This conference brings together leading specialists from a range of the medical humanities to explore the trope of the retelling of stories about pregnancy and birth. Taking a very broad geographic and chronological focus, our objective is to encourage innovative interdisciplinary exchanges by addressing the following questions:
How did/do methods of diffusion (print culture, images, drama, ultrasound and modern medical technologies) encourage the retelling of familiar birthing tales, and how were/are new ones added?
Why did/do some stories of pregnancy and birth circulate more widely than others?
When stories are retold, which details of the original are always retained, which are lost in the retelling, and how and why do new accretions creep into the story?
Papers by some twenty researchers, from humanities, social sciences and health care, will be given over the two days, with generous time allowed for audience discussion and questions. We are grateful to the Wellcome Trust for a grant subsidising the conference.
Janette Allotey (Manchester), Helen King (Open University) Valerie Worth (Oxford)
Provisional programmeas (6/6/12)
Opening session: organisers’ introduction
Sharon Aviva Jones (Applied Drama, Goldsmith’s, London), ‘The Performance of Childbirth: Birth Stories and Rites of Passage in the UK today’
Lisa Hinton (Health Experiences Research Group, Oxford), ‘Healthtalkonline and stories of birth’
14.00 Birth in fiction
Véronique Duché (Languages and Literatures, Melbourne), ‘The birth of/in French fiction (16th Century)’
Charlotte Woodford (German, Cambridge), ‘Feminist re-tellings of pregnancy and birth experiences in fin de siècle Germany’
Giulia Zanini (Political and Social Sciences, Fiesole, Italy – PhD) ‘“The most beautiful thing that I remember about my childhood is the story of my birth”. Italian intended parents of donor-conceived children and the creation of family histories and fairy tales’
16.00 Telling tales under God
Rebecca Johnson (History, Princeton, US – PhD), ‘Dolores spatio quatuor dierum: Approaching Childbirth in Medieval Catalonia through a Miracle Attributed to Ramon de Peñafort’
Vina Vaswani (Director, Centre for Ethics, Yenepoya University, Mangalore, India), ‘Reinforcing values in the birth of a baby through mythological/folk tales’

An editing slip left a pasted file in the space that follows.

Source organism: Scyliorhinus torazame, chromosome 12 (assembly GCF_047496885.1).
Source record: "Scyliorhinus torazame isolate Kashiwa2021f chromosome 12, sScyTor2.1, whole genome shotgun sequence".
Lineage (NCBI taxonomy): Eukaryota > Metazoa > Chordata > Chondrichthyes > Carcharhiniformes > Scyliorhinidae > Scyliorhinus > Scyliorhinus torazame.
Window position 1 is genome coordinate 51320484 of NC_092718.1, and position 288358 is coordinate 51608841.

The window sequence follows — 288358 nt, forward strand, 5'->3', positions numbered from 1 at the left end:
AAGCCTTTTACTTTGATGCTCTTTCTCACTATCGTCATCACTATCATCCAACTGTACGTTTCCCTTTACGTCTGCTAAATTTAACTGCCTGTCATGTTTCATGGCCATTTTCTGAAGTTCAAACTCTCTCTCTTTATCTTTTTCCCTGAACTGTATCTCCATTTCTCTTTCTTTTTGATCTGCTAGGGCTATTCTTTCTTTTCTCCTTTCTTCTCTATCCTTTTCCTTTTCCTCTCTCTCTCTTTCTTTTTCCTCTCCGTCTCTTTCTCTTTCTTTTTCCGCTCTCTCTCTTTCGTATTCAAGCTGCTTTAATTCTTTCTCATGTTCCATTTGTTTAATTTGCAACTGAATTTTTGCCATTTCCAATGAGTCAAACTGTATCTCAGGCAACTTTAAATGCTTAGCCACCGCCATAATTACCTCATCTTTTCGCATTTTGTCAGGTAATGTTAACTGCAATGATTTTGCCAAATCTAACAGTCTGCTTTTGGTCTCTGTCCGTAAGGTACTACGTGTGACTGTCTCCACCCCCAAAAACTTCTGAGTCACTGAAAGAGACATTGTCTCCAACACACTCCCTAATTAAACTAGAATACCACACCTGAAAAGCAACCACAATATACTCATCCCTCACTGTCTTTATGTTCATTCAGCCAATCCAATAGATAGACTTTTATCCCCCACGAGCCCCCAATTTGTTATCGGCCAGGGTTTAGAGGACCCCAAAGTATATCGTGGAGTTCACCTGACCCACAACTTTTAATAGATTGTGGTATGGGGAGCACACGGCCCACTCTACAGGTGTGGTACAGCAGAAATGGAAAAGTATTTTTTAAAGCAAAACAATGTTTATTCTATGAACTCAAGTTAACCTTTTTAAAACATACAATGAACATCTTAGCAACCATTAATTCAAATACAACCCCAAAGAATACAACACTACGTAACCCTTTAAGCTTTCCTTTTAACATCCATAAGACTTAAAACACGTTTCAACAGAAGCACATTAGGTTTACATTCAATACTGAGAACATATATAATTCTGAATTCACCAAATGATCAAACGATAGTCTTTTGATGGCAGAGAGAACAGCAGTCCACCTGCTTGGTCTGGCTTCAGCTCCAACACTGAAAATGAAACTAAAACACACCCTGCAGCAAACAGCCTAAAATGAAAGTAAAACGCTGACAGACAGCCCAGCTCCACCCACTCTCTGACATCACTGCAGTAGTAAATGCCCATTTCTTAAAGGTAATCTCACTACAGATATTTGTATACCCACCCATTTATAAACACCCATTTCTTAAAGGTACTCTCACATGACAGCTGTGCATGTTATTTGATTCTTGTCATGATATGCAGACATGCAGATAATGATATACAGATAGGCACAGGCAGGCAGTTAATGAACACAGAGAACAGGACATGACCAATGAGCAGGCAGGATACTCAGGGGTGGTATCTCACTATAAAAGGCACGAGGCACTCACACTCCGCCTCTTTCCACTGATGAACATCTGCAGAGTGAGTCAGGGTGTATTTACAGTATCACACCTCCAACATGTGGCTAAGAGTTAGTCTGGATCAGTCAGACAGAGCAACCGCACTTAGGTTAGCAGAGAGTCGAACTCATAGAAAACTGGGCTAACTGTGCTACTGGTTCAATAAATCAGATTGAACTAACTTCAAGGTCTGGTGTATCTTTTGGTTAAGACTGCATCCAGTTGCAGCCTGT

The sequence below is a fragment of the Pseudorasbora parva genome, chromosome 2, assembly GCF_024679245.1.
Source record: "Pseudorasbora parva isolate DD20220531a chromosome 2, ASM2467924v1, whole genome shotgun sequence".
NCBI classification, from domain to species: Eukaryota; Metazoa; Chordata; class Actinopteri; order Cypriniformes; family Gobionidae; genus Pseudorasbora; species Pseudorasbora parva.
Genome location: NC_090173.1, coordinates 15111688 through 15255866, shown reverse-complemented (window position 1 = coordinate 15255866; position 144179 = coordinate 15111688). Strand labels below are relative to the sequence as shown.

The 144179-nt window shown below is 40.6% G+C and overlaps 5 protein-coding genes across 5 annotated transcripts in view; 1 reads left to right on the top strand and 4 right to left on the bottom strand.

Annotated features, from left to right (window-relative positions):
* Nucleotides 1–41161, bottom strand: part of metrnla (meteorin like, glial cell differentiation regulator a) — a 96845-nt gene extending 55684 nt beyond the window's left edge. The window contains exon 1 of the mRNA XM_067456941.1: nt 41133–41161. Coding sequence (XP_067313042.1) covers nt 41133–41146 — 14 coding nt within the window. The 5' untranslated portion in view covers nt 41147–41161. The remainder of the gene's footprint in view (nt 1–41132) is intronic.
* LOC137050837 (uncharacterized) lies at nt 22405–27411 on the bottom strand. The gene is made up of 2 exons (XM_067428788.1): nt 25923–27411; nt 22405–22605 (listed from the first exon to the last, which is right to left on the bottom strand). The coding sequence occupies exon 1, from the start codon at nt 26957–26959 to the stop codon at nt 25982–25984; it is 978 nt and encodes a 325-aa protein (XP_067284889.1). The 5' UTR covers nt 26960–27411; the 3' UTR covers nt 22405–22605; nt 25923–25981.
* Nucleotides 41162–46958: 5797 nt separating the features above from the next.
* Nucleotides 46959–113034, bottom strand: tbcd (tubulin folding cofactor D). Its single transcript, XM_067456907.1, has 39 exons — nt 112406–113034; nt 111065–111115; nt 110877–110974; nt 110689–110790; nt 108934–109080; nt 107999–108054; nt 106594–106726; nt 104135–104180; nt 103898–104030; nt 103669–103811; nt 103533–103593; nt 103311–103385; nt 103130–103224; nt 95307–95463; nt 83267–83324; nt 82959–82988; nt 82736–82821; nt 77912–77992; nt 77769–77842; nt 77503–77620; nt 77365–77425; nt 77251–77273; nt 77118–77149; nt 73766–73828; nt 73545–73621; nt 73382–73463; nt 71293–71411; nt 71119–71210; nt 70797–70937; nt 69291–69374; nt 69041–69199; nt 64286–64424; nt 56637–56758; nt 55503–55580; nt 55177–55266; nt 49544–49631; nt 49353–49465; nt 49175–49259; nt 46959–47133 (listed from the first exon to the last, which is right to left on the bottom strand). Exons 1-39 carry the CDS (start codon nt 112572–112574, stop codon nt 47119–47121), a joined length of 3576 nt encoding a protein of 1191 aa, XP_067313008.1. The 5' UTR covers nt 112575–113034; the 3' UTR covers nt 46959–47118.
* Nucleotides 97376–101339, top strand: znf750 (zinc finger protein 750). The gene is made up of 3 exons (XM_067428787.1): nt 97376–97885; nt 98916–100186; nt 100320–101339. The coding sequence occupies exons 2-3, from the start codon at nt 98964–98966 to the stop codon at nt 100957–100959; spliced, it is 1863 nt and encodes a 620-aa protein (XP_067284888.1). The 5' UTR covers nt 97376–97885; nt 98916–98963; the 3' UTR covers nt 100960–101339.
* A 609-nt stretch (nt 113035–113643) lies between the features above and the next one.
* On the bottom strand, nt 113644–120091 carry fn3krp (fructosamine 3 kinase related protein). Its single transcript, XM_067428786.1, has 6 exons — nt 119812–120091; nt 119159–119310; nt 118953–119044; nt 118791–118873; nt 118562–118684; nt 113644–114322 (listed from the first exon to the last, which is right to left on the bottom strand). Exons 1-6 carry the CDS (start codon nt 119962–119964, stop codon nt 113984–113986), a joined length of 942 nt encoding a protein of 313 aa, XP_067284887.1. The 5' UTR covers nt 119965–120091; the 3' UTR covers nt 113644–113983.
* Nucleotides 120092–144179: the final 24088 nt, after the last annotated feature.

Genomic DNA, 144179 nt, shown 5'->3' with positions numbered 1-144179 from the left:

17.00 Keynote, Monica Green (History, Arizona), “The Travels of Muscio: Making Medieval Obstetrics out of a Late Ancient Text”
9.30 The father’s tale
Holly Tucker (French and Italian/History of Medicine, Vanderbilt University, US), ‘Pregnant Men?: Stories of Atypical Reproduction in Early Europe’
Angela Davis and Laura King (History, Warwick), ‘Figure of Fun to Birthing Partner? Childbirth stories of and by fathers in post-war Britain’
11.30 Unusual births or mothers
Theresa Earenfight (History, Seattle), ‘Narratives of Regal Maternity in Late Medieval and Early Modern Spain’
12.00 Midwives’ responses
Round table discussion
14.00 Powerful stories
The eighth-month-child: Lesley Bolton (Classics, Calgary), ‘The eighth-month child: Recasting an old medics’ tale: transmission and transformation of theories on inauspicious periods of gestation’
The wandering womb: Alison Klairmont Lingo (History, University of California, Berkeley) and Stephanie O’Hara (French/Women’s and Gender Studies) University of Massachusetts Dartmouth), ‘Capturing the Wandering Womb in the Early Modern Era: Louise Bourgeois and The Compleat Midwifes Practice’
15.45 Tales from the experts
The gynaecologist: Ramona A. Braun (History and Philosophy of Science, Cambridge), ‘Against the timebomb: Laparoscopic treatment of the ‘disease’ of ectopic pregnancy in gynaecologists’ accounts of the 1950s’
The German ‘family midwife’: Jennifer Jaque-Rodney (International Delegate –
German Association of Midwives), ‘Family midwifery. Health promotion through bonding for mother and child’
The doula: Holly Hendry and Dr Salma Siddique (Life, Sport and Social Sciences, Edinburgh Napier) ‘Stories retold in the spaces between pregnancy and childbirth’
17.30 Midwives’ panel and general discussion
1) Dates and venue:
The conference will take place in Lady Margaret Hall, one of the colleges of Oxford University, on 3rd and 4th July 2012. Oxford is easily accessible by train or coach, and it is a 20-minute walk from the station to Lady Margaret Hall (or a short taxi ride). ). If you are arriving at Heathrow, there are regular buses to Oxford (Gloucester Green is the terminal you need in the city centre). If you are arriving by car, we recommend you park in one of the city’s ‘park and ride’ car parks, as parking in the city centre is extremely limited!
The conference organisers are able to provide accommodation (in single rooms) for those giving papers at one of the north Oxford properties belonging to Trinity College. Other delegates might wish to use the website of rooms available at Oxford colleges to make their own accommodation bookings: http://www.oxfordrooms.co.uk/. Alternatively, information on hotels is available on Oxford city’s tourist website.
To register for the conference, please book completing the booking form and emailing it back to firstname.lastname@example.org by Friday 8th June 2012. Please note that the number of delegates attending is limited, so early booking is advised.
Payment should be made either by cheque (made payable to Trinity College Oxford), drawn on a UK bank, or by debit or credit card (charges to be handled by Trinity College Oxford). Once bookings have closed, you will be sent an email asking you to pay the total due for all bookings by Monday 19th June.